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Map of Zip Codes in Duluth

I am having a really hard time finding a decent map of the Duluth zip codes on the internet. Does anyone have a clue of where I can find an image of a map that can be put into a survey report I am writing for my organization? All I can find are the crappy “City-Data” websites and I am not sure if that is the best place or not. I need 55802-55812.

13 Comments

Barrett Chase

about 7 years ago

55802 isn't labeled in the map that Tim linked to, but it's the green splotch that covers downtown and Park Point. If you need to know a specific zip code, you can ask and I'll tell you what it is.

TimK

about 7 years ago

If you click on the green splotch, the zip code pops up.

Tom

about 7 years ago

Searching for a zip code on Google Maps (using maps, not satellite) also works if you can't remember or can't find that website again.

Tom

about 7 years ago

Somebody with good investigative skills and more time on their hands than me needs to find out why the Duluth area covers every number from 55801-55816, with the exception of 55809 and 55813, which don't exist at all.

Codie

about 7 years ago

I don't know the history of the zip code system, but I know generally how it works. First, the postal service split the country into regions, 0 being New England and 9 being the west coast. That's the first number. The second and sometimes 3rd numbers are determined by state:



Then, from there, they used a hub-and-spoke system. The northeast tip of Minnesota is all 556--, and much of northeast MN is 557--. Interestingly, the Duluth area has a monopoly on all 558-- values all the way up to 55899. There's a good chance that the postal service thought Duluth could grow much larger, so they reserved all those numbers just in case. Minneapolis has a similar monopoly on 554--, and St. Paul has all the 551-- numbers. Here's generally how the hub and spoke system is laid out:

Barrett Chase

about 7 years ago

Tim: I see now. Sorry.

Tom: I'll try to find that out. I suspect it's just for wiggle room in case of future expansion. I wonder, if they eventually close the Civic Center branch downtown, will we lose 55801?

Barrett Chase

about 7 years ago

Okay, I can't really find an answer for why there is no 55809 or 55813. I've done a little research, however, and can now make a more educated guess. 

Before there were ZIP codes, cities had zones. ZIP stands for Zone Improvement Plan, and it added three additional digits to the zone to indicate which facility the mail is sorted at. (This, Codie, is why Duluth has a "monopoly" on 558. It's also somewhat dated as for many years now Duluth's facility sorts 556, 557, and 558. If the USPS gets its way, all of this will eventually be sorted in St. Paul.)  So while there were a lot of Zone 7s in the country, after the Zone Improvement Plan took effect, there was only one 55807.

My guess is that while there is no 55809 or 55813, there might have been zones 9 and 13 back in the 40s or 50s, which were discontinued for some reason. I have no evidence for this. It's just a guess.

Maybe if someone older than me remembers using zones while addressing envelopes, they might remember whether or not there was a zone 9 and/or 13 at some point.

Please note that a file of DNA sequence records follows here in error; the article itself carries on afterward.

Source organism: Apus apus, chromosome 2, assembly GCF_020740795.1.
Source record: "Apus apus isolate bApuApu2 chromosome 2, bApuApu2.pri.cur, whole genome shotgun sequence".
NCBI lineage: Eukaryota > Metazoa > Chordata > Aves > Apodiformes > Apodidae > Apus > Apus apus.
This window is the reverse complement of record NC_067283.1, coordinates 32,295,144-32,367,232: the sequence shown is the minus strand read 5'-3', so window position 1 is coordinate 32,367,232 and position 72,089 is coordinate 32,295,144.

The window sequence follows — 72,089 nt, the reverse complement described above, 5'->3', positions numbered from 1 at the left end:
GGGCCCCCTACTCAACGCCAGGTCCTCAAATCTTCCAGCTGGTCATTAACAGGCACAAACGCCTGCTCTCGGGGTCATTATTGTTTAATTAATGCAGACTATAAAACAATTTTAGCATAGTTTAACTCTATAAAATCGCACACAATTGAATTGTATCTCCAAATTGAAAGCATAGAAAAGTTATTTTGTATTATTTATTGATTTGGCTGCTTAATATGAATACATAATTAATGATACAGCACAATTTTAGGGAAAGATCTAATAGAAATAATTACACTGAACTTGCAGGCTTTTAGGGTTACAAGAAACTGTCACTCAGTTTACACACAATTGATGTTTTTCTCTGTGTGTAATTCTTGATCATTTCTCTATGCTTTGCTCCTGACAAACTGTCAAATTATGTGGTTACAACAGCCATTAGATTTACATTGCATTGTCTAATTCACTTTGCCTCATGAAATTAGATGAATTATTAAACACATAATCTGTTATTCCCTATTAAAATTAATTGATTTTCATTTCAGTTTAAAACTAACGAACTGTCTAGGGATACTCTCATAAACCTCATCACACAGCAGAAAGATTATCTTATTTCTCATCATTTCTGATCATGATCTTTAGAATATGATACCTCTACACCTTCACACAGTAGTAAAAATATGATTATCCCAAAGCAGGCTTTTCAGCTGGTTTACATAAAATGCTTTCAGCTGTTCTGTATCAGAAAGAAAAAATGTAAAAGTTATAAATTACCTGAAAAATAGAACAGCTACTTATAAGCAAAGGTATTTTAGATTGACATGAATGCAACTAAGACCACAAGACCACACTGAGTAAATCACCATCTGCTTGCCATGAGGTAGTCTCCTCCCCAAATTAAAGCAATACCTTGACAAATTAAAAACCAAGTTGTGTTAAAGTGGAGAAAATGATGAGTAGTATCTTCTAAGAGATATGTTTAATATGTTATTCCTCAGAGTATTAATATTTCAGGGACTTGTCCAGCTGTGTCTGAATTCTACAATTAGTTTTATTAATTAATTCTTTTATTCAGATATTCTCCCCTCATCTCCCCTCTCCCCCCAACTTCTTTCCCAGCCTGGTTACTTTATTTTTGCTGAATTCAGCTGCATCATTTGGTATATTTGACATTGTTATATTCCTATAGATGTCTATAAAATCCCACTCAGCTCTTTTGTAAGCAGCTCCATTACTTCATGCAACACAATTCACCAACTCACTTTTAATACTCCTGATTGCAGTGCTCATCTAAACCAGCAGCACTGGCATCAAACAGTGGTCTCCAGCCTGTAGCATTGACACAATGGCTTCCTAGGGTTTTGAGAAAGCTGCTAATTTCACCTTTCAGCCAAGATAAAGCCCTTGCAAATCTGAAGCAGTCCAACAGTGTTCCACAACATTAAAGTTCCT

I'll end with a fun fact: ZIP codes actually have 11 digits. Each number narrows the location down a little bit further. After the five-digit ZIP comes the ZIP+4, which narrows it down to your block. At the end there's a two digit code which narrows it down to your actual house. These last two digits are not used by regular customers, but they are part of some barcoding systems.

brian

about 7 years ago

That is a fun fact. So when I get my neighbor's mail, and my neighbor gets my mail, and I get the mail from county social services addressed to someone 3 blocks away, it's probably because the carrier is following a bar code instead of the actual house address typed on the front of the letter?

Barrett Chase

about 7 years ago

Humans don't read barcodes, Brian.

Skazi19

about 7 years ago

I love when people complain about the mail. Just wait when it's sorted in St. Paul. 

Thanks for all the fun facts, Barrett. Who knew?

brian

about 7 years ago

Sorry, I was unnecessarily bitchy. But I just re-delivered some pieces of mail to neighbors again this week, so I've been wondering about the process.
Is most mail barcoded now and sorted before the carrier gets out on the street, or do the carriers still sort? Our regular carrier does a great job, but when there's a substitute, it gets sloppier. Not saying I'd do any better at the job.

Barrett Chase

about 7 years ago

At the main plant in the West End, we machine-sort all the letters for all the carriers in northern Minnesota into walk sequence. It's usually about one million letters a day. The carriers then blend these letters with magazines and larger pieces of mail (which we've also sorted to each carrier) as they "case" their route before leaving the facility. Sortation is done overnight so that it's ready for carriers in the morning. Carriers have never sorted mail as they walk their route. That would be utterly impossible. If your mail is misdelivered, I'd guess it's because two pieces got stuck together or someone misread an address. I'm guessing it's easy to make the occasional mistake when you do your job in the rain.

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